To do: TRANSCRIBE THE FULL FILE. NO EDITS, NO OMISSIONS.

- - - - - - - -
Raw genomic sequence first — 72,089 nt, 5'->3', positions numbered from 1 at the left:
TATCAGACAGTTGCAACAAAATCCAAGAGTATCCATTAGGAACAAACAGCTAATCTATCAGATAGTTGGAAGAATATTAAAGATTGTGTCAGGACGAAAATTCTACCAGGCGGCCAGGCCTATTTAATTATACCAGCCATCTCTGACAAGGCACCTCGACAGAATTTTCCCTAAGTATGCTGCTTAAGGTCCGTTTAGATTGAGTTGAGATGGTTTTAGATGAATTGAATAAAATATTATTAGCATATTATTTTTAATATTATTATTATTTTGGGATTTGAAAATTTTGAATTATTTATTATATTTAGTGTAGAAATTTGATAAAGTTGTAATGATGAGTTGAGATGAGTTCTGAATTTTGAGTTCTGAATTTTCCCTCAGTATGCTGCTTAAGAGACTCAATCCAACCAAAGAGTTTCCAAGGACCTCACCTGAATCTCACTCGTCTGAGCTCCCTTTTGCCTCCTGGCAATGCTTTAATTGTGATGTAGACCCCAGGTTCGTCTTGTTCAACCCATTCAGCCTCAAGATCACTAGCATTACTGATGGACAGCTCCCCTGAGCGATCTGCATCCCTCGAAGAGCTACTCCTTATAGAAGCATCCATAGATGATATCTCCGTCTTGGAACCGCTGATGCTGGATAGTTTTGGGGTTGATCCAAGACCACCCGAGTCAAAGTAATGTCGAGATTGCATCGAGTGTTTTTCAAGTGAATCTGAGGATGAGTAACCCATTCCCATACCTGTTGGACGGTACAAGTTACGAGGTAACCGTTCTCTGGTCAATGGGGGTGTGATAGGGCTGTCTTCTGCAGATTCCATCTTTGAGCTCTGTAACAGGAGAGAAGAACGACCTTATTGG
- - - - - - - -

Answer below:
Raw genomic sequence first — 72,089 nt, 5'->3', positions numbered from 1 at the left:
TATCAGACAGTTGCAACAAAATCCAAGAGTATCCATTAGGAACAAACAGCTAATCTATCAGATAGTTGGAAGAATATTAAAGATTGTGTCAGGACGAAAATTCTACCAGGCGGCCAGGCCTATTTAATTATACCAGCCATCTCTGACAAGGCACCTCGACAGAATTTTCCCTAAGTATGCTGCTTAAGGTCCGTTTAGATTGAGTTGAGATGGTTTTAGATGAATTGAATAAAATATTATTAGCATATTATTTTTAATATTATTATTATTTTGGGATTTGAAAATTTTGAATTATTTATTATATTTAGTGTAGAAATTTGATAAAGTTGTAATGATGAGTTGAGATGAGTTCTGAATTTTGAGTTCTGAATTTTCCCTCAGTATGCTGCTTAAGAGACTCAATCCAACCAAAGAGTTTCCAAGGACCTCACCTGAATCTCACTCGTCTGAGCTCCCTTTTGCCTCCTGGCAATGCTTTAATTGTGATGTAGACCCCAGGTTCGTCTTGTTCAACCCATTCAGCCTCAAGATCACTAGCATTACTGATGGACAGCTCCCCTGAGCGATCTGCATCCCTCGAAGAGCTACTCCTTATAGAAGCATCCATAGATGATATCTCCGTCTTGGAACCGCTGATGCTGGATAGTTTTGGGGTTGATCCAAGACCACCCGAGTCAAAGTAATGTCGAGATTGCATCGAGTGTTTTTCAAGTGAATCTGAGGATGAGTAACCCATTCCCATACCTGTTGGACGGTACAAGTTACGAGGTAACCGTTCTCTGGTCAATGGGGGTGTGATAGGGCTGTCTTCTGCAGATTCCATCTTTGAGCTCTGTAACAGGAGAGAAGAACGACCTTATTGG